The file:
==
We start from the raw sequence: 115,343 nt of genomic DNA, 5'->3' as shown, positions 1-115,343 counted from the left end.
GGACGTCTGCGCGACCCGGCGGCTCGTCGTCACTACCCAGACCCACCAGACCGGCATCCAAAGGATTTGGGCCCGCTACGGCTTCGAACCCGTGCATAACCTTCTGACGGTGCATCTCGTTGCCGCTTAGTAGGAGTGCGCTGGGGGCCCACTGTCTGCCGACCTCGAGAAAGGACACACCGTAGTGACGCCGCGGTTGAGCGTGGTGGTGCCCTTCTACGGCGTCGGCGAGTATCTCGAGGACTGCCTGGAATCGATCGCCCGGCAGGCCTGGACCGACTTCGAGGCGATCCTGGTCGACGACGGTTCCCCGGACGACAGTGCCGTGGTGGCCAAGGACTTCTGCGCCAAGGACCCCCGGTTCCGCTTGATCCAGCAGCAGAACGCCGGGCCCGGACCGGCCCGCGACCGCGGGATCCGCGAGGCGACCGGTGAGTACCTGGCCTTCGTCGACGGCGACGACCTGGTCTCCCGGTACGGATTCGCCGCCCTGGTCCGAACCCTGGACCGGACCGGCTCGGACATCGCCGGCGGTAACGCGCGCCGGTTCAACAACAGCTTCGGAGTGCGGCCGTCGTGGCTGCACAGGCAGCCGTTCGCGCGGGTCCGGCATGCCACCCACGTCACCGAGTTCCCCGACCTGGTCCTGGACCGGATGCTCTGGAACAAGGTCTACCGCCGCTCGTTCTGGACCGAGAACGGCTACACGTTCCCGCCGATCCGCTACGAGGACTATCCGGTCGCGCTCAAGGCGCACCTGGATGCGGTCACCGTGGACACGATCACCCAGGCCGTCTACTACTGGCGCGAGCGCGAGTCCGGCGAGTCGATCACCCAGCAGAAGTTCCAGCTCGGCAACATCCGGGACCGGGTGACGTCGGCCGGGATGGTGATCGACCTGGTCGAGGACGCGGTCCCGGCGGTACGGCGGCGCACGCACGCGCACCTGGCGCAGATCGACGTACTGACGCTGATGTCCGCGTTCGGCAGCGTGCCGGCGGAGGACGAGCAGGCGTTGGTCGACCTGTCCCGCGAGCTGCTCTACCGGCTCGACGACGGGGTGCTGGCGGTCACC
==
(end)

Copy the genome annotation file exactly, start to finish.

We start from the raw sequence: 115,343 nt of genomic DNA, 5'->3' as shown, positions 1-115,343 counted from the left end.
GGACGTCTGCGCGACCCGGCGGCTCGTCGTCACTACCCAGACCCACCAGACCGGCATCCAAAGGATTTGGGCCCGCTACGGCTTCGAACCCGTGCATAACCTTCTGACGGTGCATCTCGTTGCCGCTTAGTAGGAGTGCGCTGGGGGCCCACTGTCTGCCGACCTCGAGAAAGGACACACCGTAGTGACGCCGCGGTTGAGCGTGGTGGTGCCCTTCTACGGCGTCGGCGAGTATCTCGAGGACTGCCTGGAATCGATCGCCCGGCAGGCCTGGACCGACTTCGAGGCGATCCTGGTCGACGACGGTTCCCCGGACGACAGTGCCGTGGTGGCCAAGGACTTCTGCGCCAAGGACCCCCGGTTCCGCTTGATCCAGCAGCAGAACGCCGGGCCCGGACCGGCCCGCGACCGCGGGATCCGCGAGGCGACCGGTGAGTACCTGGCCTTCGTCGACGGCGACGACCTGGTCTCCCGGTACGGATTCGCCGCCCTGGTCCGAACCCTGGACCGGACCGGCTCGGACATCGCCGGCGGTAACGCGCGCCGGTTCAACAACAGCTTCGGAGTGCGGCCGTCGTGGCTGCACAGGCAGCCGTTCGCGCGGGTCCGGCATGCCACCCACGTCACCGAGTTCCCCGACCTGGTCCTGGACCGGATGCTCTGGAACAAGGTCTACCGCCGCTCGTTCTGGACCGAGAACGGCTACACGTTCCCGCCGATCCGCTACGAGGACTATCCGGTCGCGCTCAAGGCGCACCTGGATGCGGTCACCGTGGACACGATCACCCAGGCCGTCTACTACTGGCGCGAGCGCGAGTCCGGCGAGTCGATCACCCAGCAGAAGTTCCAGCTCGGCAACATCCGGGACCGGGTGACGTCGGCCGGGATGGTGATCGACCTGGTCGAGGACGCGGTCCCGGCGGTACGGCGGCGCACGCACGCGCACCTGGCGCAGATCGACGTACTGACGCTGATGTCCGCGTTCGGCAGCGTGCCGGCGGAGGACGAGCAGGCGTTGGTCGACCTGTCCCGCGAGCTGCTCTACCGGCTCGACGACGGGGTGCTGGCGGTCACC